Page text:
A caricature of Warren Buffett, at the Berkshire Hathaway annual shareholders meeting in Omaha, Nebraska. (Photographer: Daniel Acker/Bloomberg)

How Warren Buffett’s Story Isn’t About Money But Time

BloombergQuintOpinion

That Warren Buffett is the best example in compounding wealth over a long timeframe is not a statement that would raise many eyebrows.

But how much has Buffett benefited from time, and not timing the market in his 54-year investment in Berkshire?

I did some basic crunching of Berkshire’s stock market value changes ever since the number is reported starting 1965. And the results are nothing less than eye-popping.

Let’s assume Buffett did not own Berkshire as an ‘owner’ but was rather an outside investor in the stock starting 1964, and this is the only stock he would ever own.

Also assume that he held on to the stock till the end of 2018. His CAGR return from the stock over these 54 years would have been 20.6 percent.

In other words, every $100 he would have invested in the stock in 1964 would have turned to a staggering $2.46 million by the end of 2018. That’s a 24,660-bagger! Impressive, isn’t it? 

But what if Buffett had tried to be “smarter” like most of us investors think we are, booked profits in years 1971, 1976, 1979, 1985, and 1989, thinking the stock had gotten overpriced, and sat on the sidelines waiting for a lower price to get in?

But, “Why these years?” you may think. Well, these were the five best years in Berkshire’s history of market performance between 1965 and 2018.

What if Buffett had missed just these five years in his 54-year relationship with Berkshire? What if he had sold all his shares in the company at the start of these five years, kept that money in cash, and invested back at the end of the year seeing the great returns in the year gone by, and especially envious of his friends who had gotten richer faster from the stock?

His CAGR would have fallen to 13.6 percent (assuming 0 percent return in each of these five years), and maybe we would have known him not as the Oracle of Omaha but a “good investor somewhere in the middle of the U.S. who writes interesting shareholder letters.”

The signature of Warren Buffett on a letter to Berkshire shareholders. (Photographer: Daniel Acker/Bloomberg)
The signature of Warren Buffett on a letter to Berkshire shareholders. (Photographer: Daniel Acker/Bloomberg)

Anyways, if the drop in CAGR from 20.6 percent to 13.6 percent doesn’t sound like a big enough disappointment from the man we now know as the world’s best investor, please note that, at this lower rate, every $100 Buffett had invested in 1964 would have become just $100,100 over 54 years. This is a number 96 percent lower than the $2.46 million (on every $100) he would have earned by staying put throughout. In other words, missing out on just 5 out of 54 years would have cost Buffett 96 percent of his current net worth!

In another case, if Buffett had sold his Berkshire shares and invested that money in the S&P 500 Index in these five best years for the stock, his CAGR would have been a tad better (compared to selling out and sitting on the sidelines) at 15.9 percent. But even at this rate, he would have turned his $100 in 1964 to just $290,500 in 2018, a number 88 percent lower than the $2.46 million he would have earned by staying put throughout.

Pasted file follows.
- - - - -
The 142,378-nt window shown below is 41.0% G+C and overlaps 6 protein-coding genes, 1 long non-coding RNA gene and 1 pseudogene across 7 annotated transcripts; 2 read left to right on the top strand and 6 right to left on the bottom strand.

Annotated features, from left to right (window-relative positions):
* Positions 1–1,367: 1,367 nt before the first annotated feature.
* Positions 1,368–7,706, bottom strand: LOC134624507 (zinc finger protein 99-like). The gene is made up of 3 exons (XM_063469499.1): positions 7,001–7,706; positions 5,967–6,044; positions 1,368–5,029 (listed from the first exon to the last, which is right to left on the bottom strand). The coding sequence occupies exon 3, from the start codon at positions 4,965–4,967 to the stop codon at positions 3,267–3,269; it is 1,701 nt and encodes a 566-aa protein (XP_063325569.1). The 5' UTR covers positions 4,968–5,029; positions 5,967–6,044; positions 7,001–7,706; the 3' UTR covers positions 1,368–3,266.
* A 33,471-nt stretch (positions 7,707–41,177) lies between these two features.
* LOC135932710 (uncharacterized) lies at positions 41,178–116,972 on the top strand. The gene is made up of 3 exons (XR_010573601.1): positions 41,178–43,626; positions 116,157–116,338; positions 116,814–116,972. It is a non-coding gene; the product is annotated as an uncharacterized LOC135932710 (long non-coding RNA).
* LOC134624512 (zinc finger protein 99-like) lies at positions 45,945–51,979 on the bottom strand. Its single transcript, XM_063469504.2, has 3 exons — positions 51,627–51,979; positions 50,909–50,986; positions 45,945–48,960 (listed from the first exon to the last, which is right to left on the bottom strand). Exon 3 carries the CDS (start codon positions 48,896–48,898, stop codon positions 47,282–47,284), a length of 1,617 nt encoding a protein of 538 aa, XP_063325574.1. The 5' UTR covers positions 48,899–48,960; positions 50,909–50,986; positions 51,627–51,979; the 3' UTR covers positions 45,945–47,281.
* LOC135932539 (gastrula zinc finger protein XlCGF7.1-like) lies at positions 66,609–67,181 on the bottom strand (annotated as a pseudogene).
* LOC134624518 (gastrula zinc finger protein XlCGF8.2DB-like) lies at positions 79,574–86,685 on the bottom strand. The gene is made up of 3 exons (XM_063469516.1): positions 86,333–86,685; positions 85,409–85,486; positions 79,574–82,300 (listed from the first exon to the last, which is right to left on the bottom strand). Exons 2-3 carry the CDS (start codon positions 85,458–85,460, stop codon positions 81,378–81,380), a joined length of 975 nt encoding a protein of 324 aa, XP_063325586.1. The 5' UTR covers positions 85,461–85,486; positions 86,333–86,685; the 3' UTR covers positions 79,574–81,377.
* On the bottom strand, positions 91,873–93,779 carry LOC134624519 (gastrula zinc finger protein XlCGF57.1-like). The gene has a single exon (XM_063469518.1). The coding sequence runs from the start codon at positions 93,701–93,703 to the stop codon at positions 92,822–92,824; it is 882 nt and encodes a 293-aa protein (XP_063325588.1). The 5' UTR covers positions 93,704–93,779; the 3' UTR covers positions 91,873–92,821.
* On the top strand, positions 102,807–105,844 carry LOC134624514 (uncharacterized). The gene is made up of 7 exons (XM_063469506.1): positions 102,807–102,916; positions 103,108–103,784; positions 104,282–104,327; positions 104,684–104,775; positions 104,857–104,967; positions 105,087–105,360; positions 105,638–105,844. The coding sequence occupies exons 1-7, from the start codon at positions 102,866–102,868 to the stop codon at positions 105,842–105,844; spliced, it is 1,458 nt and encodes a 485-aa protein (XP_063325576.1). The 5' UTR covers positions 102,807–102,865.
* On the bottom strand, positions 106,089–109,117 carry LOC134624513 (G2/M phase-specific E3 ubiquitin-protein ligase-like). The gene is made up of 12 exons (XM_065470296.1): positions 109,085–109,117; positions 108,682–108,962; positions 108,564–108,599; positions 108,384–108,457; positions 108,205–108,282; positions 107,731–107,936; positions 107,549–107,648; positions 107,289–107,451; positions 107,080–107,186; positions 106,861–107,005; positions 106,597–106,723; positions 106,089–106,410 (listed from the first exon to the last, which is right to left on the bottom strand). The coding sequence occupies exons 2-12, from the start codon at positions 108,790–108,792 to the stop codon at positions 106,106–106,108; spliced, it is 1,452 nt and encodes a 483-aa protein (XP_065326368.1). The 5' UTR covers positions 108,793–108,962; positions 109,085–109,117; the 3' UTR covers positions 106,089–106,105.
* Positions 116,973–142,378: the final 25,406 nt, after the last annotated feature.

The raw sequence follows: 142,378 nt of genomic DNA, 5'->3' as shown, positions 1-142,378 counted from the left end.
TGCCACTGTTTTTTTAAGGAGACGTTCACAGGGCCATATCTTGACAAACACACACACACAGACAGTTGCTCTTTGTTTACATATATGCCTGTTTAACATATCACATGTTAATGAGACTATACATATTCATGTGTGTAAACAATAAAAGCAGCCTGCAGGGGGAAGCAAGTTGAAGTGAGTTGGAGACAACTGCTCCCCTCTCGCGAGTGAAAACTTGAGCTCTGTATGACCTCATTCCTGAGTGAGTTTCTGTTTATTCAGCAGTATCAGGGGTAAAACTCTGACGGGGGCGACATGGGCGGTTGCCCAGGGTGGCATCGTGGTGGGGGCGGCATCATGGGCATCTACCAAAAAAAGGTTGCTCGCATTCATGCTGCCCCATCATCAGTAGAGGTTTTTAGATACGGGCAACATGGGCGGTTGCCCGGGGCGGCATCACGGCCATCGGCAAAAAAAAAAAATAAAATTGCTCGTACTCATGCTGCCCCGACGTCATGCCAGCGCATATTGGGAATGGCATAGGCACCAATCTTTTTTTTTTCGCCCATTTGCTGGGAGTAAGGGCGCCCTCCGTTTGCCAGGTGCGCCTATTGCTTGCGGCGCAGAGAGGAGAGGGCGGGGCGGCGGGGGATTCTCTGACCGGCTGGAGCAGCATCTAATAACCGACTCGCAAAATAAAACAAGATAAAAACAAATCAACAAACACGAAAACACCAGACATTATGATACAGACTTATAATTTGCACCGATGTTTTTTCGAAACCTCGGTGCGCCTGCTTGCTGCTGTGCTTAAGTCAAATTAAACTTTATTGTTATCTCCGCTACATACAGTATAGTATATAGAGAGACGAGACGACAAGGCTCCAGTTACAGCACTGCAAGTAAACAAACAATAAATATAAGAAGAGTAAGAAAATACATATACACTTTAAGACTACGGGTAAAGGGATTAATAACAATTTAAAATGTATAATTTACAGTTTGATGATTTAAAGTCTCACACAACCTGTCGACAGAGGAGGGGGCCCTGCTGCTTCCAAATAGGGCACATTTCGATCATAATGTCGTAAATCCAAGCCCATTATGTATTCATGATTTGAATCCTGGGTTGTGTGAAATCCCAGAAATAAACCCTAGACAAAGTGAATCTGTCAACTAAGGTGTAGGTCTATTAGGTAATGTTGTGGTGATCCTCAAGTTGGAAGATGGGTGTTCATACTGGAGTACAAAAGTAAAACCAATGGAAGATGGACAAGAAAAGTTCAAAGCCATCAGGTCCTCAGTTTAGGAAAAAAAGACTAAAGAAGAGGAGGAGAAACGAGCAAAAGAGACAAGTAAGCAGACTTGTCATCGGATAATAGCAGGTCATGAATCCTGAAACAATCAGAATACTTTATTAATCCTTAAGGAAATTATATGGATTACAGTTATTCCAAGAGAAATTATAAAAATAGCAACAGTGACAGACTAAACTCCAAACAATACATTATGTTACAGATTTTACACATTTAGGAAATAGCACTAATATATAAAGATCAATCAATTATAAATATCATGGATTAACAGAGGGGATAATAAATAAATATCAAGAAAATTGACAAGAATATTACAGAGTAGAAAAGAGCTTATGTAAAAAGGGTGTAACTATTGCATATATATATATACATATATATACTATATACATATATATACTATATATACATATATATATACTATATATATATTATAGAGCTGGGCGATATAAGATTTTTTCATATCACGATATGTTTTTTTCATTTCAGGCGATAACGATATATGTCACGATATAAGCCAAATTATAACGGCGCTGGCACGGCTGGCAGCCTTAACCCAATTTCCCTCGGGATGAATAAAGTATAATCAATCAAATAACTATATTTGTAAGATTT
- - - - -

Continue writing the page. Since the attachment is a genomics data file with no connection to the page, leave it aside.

Well, the other side of the coin is that if, instead of missing the five best years, Buffett had missed the five worst years for Berkshire’s stock (1974, 1990, 1999, 2008, and 2015), his CAGR between 1964 and 2018 would have jumped to 24.4 percent. At this rate, he would have turned his $100 in 1964 to a massive $13.1 million by the end of 2018, a number 430 percent higher than the $2.46 million he would have earned by staying put throughout.

See these two charts.

How Warren Buffett’s Story Isn’t About Money But Time
How Warren Buffett’s Story Isn’t About Money But Time

So, what’s the lesson here?

The obvious one is that time in the market and not timing the market is the best way to capitalise on stock market gains over the long-term. Not 5-10 years, but 20-30 years or more.

Buffett turned $100 to $2.46 million over 54 years by spending enormous time with Berkshire’s stock. His net worth would have been 96 percent lower if he had missed just the five best years for stock. 

Now, this may seem like a useless analysis because we are working on numbers in hindsight, i.e., after they have already happened, and no one knows which years in the future would be the best and the worst ones.

And therein lies the most important lesson.

We do not know of any investor who has been able to avoid the worst days or worst years in the market. But to be able to make decent returns in the long run, we must ensure that we don’t miss out on the best days and best years.

After all, it’s only when you look back 30-40 years later that you would know which of those few years were the best ones, which helped you make almost entirely of your stock market worth.

Till then, invest well, have patience, and just stay put.

Vishal Khandelwal is the founder of SafalNiveshak.com, an initiative to help people learn the art of value investing and behavioural finance to be able to make better investment decisions.

The views expressed here are those of the author and do not necessarily represent the views of BloombergQuint or its editorial team.